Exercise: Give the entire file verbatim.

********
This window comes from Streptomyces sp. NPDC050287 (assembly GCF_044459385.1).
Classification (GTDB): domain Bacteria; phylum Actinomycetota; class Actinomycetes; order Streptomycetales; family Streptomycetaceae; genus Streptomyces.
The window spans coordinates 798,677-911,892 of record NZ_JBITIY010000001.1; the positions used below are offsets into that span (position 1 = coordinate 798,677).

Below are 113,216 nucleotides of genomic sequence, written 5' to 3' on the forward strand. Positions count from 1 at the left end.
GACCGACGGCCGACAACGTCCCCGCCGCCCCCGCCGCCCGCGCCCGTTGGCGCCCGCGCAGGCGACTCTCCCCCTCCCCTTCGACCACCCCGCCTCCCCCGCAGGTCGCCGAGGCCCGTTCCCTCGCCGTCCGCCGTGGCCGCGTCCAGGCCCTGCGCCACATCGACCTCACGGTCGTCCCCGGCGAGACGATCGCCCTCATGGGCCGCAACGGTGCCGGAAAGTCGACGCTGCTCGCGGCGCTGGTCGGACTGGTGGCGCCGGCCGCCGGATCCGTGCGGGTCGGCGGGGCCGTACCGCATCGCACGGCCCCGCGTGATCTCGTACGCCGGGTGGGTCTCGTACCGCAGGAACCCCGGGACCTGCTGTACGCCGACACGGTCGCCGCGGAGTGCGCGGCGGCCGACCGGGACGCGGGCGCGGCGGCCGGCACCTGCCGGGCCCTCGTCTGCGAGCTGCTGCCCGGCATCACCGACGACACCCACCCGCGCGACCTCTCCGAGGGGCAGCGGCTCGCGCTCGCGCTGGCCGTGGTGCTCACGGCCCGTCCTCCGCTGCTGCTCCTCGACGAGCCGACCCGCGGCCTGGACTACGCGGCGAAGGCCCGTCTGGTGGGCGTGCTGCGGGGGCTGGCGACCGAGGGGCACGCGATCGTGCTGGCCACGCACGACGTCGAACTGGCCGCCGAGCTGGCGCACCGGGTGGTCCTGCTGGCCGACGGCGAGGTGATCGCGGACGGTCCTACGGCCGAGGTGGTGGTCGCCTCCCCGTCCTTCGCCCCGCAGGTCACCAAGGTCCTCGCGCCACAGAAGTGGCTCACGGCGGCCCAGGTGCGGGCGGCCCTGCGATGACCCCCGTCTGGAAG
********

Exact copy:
This window comes from Streptomyces sp. NPDC050287 (assembly GCF_044459385.1).
Classification (GTDB): domain Bacteria; phylum Actinomycetota; class Actinomycetes; order Streptomycetales; family Streptomycetaceae; genus Streptomyces.
The window spans coordinates 798,677-911,892 of record NZ_JBITIY010000001.1; the positions used below are offsets into that span (position 1 = coordinate 798,677).

Below are 113,216 nucleotides of genomic sequence, written 5' to 3' on the forward strand. Positions count from 1 at the left end.
GACCGACGGCCGACAACGTCCCCGCCGCCCCCGCCGCCCGCGCCCGTTGGCGCCCGCGCAGGCGACTCTCCCCCTCCCCTTCGACCACCCCGCCTCCCCCGCAGGTCGCCGAGGCCCGTTCCCTCGCCGTCCGCCGTGGCCGCGTCCAGGCCCTGCGCCACATCGACCTCACGGTCGTCCCCGGCGAGACGATCGCCCTCATGGGCCGCAACGGTGCCGGAAAGTCGACGCTGCTCGCGGCGCTGGTCGGACTGGTGGCGCCGGCCGCCGGATCCGTGCGGGTCGGCGGGGCCGTACCGCATCGCACGGCCCCGCGTGATCTCGTACGCCGGGTGGGTCTCGTACCGCAGGAACCCCGGGACCTGCTGTACGCCGACACGGTCGCCGCGGAGTGCGCGGCGGCCGACCGGGACGCGGGCGCGGCGGCCGGCACCTGCCGGGCCCTCGTCTGCGAGCTGCTGCCCGGCATCACCGACGACACCCACCCGCGCGACCTCTCCGAGGGGCAGCGGCTCGCGCTCGCGCTGGCCGTGGTGCTCACGGCCCGTCCTCCGCTGCTGCTCCTCGACGAGCCGACCCGCGGCCTGGACTACGCGGCGAAGGCCCGTCTGGTGGGCGTGCTGCGGGGGCTGGCGACCGAGGGGCACGCGATCGTGCTGGCCACGCACGACGTCGAACTGGCCGCCGAGCTGGCGCACCGGGTGGTCCTGCTGGCCGACGGCGAGGTGATCGCGGACGGTCCTACGGCCGAGGTGGTGGTCGCCTCCCCGTCCTTCGCCCCGCAGGTCACCAAGGTCCTCGCGCCACAGAAGTGGCTCACGGCGGCCCAGGTGCGGGCGGCCCTGCGATGACCCCCGTCTGGAAG